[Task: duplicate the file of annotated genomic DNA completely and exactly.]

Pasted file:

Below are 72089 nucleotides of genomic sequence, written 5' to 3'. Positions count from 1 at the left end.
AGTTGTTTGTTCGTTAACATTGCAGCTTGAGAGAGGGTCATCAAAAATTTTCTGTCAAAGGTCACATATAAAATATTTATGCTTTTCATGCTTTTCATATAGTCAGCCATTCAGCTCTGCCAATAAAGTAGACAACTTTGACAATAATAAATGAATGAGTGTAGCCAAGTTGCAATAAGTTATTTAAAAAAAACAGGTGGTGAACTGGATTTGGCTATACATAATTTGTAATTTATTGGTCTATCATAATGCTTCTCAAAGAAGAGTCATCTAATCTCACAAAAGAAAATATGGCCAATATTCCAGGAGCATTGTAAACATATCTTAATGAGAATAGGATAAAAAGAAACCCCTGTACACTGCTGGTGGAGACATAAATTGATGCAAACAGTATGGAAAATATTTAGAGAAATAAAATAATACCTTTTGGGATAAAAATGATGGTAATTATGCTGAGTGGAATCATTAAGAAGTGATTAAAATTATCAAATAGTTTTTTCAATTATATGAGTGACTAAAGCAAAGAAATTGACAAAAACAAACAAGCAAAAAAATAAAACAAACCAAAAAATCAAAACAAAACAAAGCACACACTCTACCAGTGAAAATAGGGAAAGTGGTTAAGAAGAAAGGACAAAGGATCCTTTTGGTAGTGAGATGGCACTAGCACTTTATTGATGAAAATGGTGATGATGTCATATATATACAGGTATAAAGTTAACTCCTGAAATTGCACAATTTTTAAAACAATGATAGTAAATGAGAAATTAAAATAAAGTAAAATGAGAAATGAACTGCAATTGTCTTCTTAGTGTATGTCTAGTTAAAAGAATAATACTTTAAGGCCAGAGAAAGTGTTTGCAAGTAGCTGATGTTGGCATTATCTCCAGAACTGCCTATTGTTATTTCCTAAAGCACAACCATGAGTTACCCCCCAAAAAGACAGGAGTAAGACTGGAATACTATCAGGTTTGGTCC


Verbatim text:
Below are 72089 nucleotides of genomic sequence, written 5' to 3'. Positions count from 1 at the left end.
AGTTGTTTGTTCGTTAACATTGCAGCTTGAGAGAGGGTCATCAAAAATTTTCTGTCAAAGGTCACATATAAAATATTTATGCTTTTCATGCTTTTCATATAGTCAGCCATTCAGCTCTGCCAATAAAGTAGACAACTTTGACAATAATAAATGAATGAGTGTAGCCAAGTTGCAATAAGTTATTTAAAAAAAACAGGTGGTGAACTGGATTTGGCTATACATAATTTGTAATTTATTGGTCTATCATAATGCTTCTCAAAGAAGAGTCATCTAATCTCACAAAAGAAAATATGGCCAATATTCCAGGAGCATTGTAAACATATCTTAATGAGAATAGGATAAAAAGAAACCCCTGTACACTGCTGGTGGAGACATAAATTGATGCAAACAGTATGGAAAATATTTAGAGAAATAAAATAATACCTTTTGGGATAAAAATGATGGTAATTATGCTGAGTGGAATCATTAAGAAGTGATTAAAATTATCAAATAGTTTTTTCAATTATATGAGTGACTAAAGCAAAGAAATTGACAAAAACAAACAAGCAAAAAAATAAAACAAACCAAAAAATCAAAACAAAACAAAGCACACACTCTACCAGTGAAAATAGGGAAAGTGGTTAAGAAGAAAGGACAAAGGATCCTTTTGGTAGTGAGATGGCACTAGCACTTTATTGATGAAAATGGTGATGATGTCATATATATACAGGTATAAAGTTAACTCCTGAAATTGCACAATTTTTAAAACAATGATAGTAAATGAGAAATTAAAATAAAGTAAAATGAGAAATGAACTGCAATTGTCTTCTTAGTGTATGTCTAGTTAAAAGAATAATACTTTAAGGCCAGAGAAAGTGTTTGCAAGTAGCTGATGTTGGCATTATCTCCAGAACTGCCTATTGTTATTTCCTAAAGCACAACCATGAGTTACCCCCCAAAAAGACAGGAGTAAGACTGGAATACTATCAGGTTTGGTCC